LAS VEGAS (KTNV) — John Stoelting likes to make things. Well, most things. Not swords.
"There’s a lot of people who make swords. I like butter knives," he said.
As an artist, he’s inspired by something so many of us take for granted. Ordinary, everyday objects.
Aviation and creation
Stoelting is an art teacher at UNLV and the department’s facilities manager, which means, "I basically just fix things.”
Fixing things is something he’s been doing all his life.
“When I was a little kid, I was always taking clocks and stuff apart," he said. "As I got a little older and into high school, it was more like I couldn't afford to buy a lawnmower, so I'd get one off the side of the road and fix it.”
Messing with mechanics only fueled his curiosity.
"I like to figure out what's behind the mystery," he said. “When I was a kid I always figured I'd go into space or fly an airplane or something."
After high school, he earned an associate's degree in aviation maintenance and spent some time building parts for airplanes and satellites.
Stoelting uses science to help answer the how and why behind life’s everyday little mysteries, but he says art helps with that, too. "They're really a lot closer together than people tend to realize,” he said.
For as long as he’s been tinkering he’s also been creating artwork. When he was a child he was into sculpting.
"I really liked clay as a kid, and whittling, and wood," he said. "I did some painting and some drawing, but for the most part, I was always into sculpting and ceramics.”
Eventually, he says the art won out.
'Miscellaneous Debris' and experimental archaeology
Stoelting moved to Las Vegas from the Midwest to attend graduate school. He has a Bachelor of Fine Arts from Herron School of Art and Design in Indiana and has a Master of Fine Arts from UNLV.
"Las Vegas has kind of become white noise to me, like the [Las Vegas] Strip and stuff like that," he said. "I think the desert influences my work a lot more.”
Recently, he started showing his work again, calling it "part experimental archaeology.”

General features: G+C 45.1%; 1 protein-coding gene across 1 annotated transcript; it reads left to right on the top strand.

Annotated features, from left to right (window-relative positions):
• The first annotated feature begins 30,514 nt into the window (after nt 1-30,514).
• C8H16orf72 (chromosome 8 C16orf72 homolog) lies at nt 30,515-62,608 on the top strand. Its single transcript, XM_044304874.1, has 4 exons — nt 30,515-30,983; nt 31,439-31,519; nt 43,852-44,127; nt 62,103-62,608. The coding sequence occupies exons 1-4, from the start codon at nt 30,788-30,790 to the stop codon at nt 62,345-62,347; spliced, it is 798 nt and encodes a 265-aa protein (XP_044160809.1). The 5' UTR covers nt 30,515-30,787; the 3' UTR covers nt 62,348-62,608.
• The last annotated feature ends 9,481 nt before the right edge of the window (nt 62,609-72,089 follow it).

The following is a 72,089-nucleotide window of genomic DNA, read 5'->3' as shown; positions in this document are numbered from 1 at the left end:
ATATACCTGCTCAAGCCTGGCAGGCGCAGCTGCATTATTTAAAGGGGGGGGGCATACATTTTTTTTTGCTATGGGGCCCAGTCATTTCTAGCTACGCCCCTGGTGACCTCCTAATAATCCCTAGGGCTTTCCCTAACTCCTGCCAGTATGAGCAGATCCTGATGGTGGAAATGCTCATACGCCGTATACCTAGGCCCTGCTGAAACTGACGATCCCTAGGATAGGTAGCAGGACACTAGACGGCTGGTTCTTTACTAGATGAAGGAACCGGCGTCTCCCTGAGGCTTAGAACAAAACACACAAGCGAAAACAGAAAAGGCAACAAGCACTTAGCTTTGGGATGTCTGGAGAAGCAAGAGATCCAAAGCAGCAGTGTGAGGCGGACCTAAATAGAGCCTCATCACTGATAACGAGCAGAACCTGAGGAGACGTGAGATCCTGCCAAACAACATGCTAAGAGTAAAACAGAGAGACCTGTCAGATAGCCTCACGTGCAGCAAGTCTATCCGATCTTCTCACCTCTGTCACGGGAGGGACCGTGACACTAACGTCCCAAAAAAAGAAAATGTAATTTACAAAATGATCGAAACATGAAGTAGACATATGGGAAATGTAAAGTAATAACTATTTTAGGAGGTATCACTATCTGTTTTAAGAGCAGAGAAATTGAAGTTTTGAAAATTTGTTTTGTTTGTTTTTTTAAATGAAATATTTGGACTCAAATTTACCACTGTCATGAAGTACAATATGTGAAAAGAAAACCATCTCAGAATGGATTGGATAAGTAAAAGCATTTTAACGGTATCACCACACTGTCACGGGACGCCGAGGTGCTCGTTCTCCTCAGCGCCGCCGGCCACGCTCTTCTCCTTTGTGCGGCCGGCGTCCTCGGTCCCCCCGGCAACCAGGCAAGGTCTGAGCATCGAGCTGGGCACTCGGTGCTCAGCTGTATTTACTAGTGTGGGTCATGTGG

Stoelting says right now he's making lots of small metal castings and objects "on the verge of jewelry."
It was his first show in six years. His first show since becoming a father.
"It wasn't really an intentional hiatus, it just kind of happened."
Now that she’s a little older, Stoelting says his daughter, Faye, helps him with his art. They go hiking and find raw materials for his work, like different kinds of metals for smelting or interesting rocks to polish.
"She gets her own sack and she'll get the reds or the greens or whatever for the day.”
If you couldn’t tell already, Stoelting is a history buff, which is part of what inspires him, too.
"I’m very interested in the Bronze Age and the late Neolithic," he said.
"I think part of that is just because you could go out with a couple of rocks and create a society. I mean, the people were really making everything I've got here today out of just the natural raw world," he said. "And doing it by hand. Doing it without electricity or the internet."
Stoelting creates historical reproductions with some of the materials he collects, such as the Bronze Age razor and mirror below.
At the Marjorie Barrick Museum of Art on UNLV's campus, kids can touch and feel a bronze chisel while learning about Aztec history because Stoelting made one just for that.
"A 1500-year-old bronze chisel, you know, made by the Aztecs is not something you really want to pass around,” he said.
"I wanted to create some pieces that can actually be handled for their educational programs."
To better understand
Stoelting says the big takeaway for his work, at least for his "Miscellaneous Debris" show, is pretty straightforward.
"That hairpin is a hairpin, the knife is a knife. There really isn't any grand concept behind it," he said. "So it's really very much about the objects, I think.”
Still, every object he showed me had a story. Including the little ecosystems on his desk where he works.
Stoelting says he collected samples from the wetlands with his daughter to make the ecosystems.
"I wanted her to see sort of the scale of the world and understand that there are lots of, you know, little things. I guess so she can see that she's really giant," he said with a laugh. "Even though at the time, I don't think she was quite five yet."
So much of what he makes is to better understand.
Available Space Art Projects is located inside New Orleans Square on 900 E Karen Avenue in Las Vegas. The gallery is inside suite C-214. Learn more at availablespaceartprojects.com.
This story is from our "Las Vegas Art Scene" segment in our newly-launched dedicated digital show "How to Vegas." Watch "How to Vegas" at 10:30 p.m. on Fridays -- and throughout the weekend -- using the KTNV app on your favorite streaming device.
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